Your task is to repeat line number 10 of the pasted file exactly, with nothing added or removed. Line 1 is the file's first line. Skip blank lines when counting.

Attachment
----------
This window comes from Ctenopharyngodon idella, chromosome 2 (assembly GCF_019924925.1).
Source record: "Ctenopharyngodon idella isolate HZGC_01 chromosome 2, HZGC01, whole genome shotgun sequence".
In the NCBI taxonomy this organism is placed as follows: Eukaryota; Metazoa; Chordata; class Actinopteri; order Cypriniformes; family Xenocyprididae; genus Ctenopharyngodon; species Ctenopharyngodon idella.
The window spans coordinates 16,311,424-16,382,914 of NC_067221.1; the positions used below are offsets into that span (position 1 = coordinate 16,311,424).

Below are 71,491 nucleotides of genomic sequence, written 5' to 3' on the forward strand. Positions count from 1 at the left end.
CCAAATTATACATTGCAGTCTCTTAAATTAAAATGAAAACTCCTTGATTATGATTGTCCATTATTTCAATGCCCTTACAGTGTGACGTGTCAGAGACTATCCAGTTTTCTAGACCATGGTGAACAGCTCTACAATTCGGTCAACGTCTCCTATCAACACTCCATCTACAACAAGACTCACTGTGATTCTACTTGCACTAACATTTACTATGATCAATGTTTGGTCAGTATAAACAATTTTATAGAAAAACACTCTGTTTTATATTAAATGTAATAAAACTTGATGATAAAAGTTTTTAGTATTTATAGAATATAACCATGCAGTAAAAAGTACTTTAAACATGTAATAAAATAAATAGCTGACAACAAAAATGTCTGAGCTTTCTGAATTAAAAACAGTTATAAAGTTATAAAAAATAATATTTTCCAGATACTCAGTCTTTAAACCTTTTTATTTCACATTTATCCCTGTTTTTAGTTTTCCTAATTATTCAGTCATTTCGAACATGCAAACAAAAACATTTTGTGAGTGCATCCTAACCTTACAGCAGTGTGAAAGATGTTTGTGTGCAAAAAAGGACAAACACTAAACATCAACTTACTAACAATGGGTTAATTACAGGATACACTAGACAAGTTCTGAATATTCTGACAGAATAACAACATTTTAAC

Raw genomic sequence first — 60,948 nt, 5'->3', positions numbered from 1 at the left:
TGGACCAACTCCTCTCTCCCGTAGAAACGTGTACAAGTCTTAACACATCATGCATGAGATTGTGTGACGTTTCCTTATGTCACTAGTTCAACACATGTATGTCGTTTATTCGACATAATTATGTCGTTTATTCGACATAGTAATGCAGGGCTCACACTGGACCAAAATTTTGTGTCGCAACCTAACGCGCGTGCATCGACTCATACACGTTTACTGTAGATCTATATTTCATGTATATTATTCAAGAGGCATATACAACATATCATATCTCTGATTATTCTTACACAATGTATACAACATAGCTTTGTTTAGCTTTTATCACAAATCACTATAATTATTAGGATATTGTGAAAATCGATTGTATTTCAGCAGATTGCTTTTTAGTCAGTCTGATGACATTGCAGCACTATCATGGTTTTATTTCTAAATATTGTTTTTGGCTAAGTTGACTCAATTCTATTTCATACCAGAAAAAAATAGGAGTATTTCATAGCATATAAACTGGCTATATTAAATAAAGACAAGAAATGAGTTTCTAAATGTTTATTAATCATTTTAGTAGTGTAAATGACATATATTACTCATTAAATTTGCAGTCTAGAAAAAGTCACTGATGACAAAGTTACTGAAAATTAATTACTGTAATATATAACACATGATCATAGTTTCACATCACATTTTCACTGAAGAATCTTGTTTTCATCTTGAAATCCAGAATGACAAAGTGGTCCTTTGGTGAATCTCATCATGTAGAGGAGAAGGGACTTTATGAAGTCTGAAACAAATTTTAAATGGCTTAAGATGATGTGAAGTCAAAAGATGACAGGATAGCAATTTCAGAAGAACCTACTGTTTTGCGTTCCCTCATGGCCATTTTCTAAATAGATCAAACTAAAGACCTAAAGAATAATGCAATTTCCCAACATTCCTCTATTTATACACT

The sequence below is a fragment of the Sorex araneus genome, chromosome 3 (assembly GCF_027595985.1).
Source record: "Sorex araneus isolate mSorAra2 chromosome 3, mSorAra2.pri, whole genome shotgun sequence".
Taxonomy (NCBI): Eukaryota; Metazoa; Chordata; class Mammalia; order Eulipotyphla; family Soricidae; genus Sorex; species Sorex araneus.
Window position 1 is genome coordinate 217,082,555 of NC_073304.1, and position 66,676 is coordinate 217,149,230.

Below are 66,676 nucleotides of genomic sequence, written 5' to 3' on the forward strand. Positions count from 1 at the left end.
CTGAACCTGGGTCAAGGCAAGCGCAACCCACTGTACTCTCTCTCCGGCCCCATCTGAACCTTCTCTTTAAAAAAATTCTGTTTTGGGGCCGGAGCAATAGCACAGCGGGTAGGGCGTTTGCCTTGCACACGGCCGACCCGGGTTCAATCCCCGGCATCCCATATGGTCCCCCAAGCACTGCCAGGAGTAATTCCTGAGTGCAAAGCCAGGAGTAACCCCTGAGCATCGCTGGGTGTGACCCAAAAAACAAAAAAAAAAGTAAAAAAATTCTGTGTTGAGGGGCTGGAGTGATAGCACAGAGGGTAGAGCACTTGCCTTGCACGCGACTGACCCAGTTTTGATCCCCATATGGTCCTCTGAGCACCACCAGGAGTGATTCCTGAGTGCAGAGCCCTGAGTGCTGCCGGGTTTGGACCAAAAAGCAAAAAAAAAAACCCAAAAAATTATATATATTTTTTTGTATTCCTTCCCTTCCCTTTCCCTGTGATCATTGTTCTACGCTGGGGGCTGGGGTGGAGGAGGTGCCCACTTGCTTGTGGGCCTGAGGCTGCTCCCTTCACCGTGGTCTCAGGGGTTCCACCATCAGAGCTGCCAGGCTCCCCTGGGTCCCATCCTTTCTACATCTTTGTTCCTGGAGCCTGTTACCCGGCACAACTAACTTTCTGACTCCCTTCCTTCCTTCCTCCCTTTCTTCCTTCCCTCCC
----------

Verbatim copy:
Source record: "Sorex araneus isolate mSorAra2 chromosome 3, mSorAra2.pri, whole genome shotgun sequence".